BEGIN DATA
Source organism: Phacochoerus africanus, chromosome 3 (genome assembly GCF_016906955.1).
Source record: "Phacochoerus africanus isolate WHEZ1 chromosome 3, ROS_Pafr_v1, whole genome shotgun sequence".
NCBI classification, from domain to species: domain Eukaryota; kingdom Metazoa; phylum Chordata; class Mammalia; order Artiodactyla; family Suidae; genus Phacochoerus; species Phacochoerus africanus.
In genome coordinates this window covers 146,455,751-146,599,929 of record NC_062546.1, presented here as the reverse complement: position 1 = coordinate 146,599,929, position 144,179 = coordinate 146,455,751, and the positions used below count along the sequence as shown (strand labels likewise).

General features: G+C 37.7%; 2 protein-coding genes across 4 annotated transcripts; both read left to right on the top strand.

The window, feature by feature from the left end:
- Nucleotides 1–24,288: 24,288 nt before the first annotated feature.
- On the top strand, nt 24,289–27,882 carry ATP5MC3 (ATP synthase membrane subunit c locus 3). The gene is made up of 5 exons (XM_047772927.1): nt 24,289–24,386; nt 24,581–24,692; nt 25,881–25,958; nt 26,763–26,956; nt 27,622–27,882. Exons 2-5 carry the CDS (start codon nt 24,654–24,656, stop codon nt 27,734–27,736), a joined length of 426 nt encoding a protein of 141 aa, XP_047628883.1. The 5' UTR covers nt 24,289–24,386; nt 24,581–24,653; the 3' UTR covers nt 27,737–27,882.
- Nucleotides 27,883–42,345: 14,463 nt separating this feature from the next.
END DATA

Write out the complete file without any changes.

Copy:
Source organism: Phacochoerus africanus, chromosome 3 (genome assembly GCF_016906955.1).
Source record: "Phacochoerus africanus isolate WHEZ1 chromosome 3, ROS_Pafr_v1, whole genome shotgun sequence".
NCBI classification, from domain to species: domain Eukaryota; kingdom Metazoa; phylum Chordata; class Mammalia; order Artiodactyla; family Suidae; genus Phacochoerus; species Phacochoerus africanus.
In genome coordinates this window covers 146,455,751-146,599,929 of record NC_062546.1, presented here as the reverse complement: position 1 = coordinate 146,599,929, position 144,179 = coordinate 146,455,751, and the positions used below count along the sequence as shown (strand labels likewise).

General features: G+C 37.7%; 2 protein-coding genes across 4 annotated transcripts; both read left to right on the top strand.

The window, feature by feature from the left end:
- Nucleotides 1–24,288: 24,288 nt before the first annotated feature.
- On the top strand, nt 24,289–27,882 carry ATP5MC3 (ATP synthase membrane subunit c locus 3). The gene is made up of 5 exons (XM_047772927.1): nt 24,289–24,386; nt 24,581–24,692; nt 25,881–25,958; nt 26,763–26,956; nt 27,622–27,882. Exons 2-5 carry the CDS (start codon nt 24,654–24,656, stop codon nt 27,734–27,736), a joined length of 426 nt encoding a protein of 141 aa, XP_047628883.1. The 5' UTR covers nt 24,289–24,386; nt 24,581–24,653; the 3' UTR covers nt 27,737–27,882.
- Nucleotides 27,883–42,345: 14,463 nt separating this feature from the next.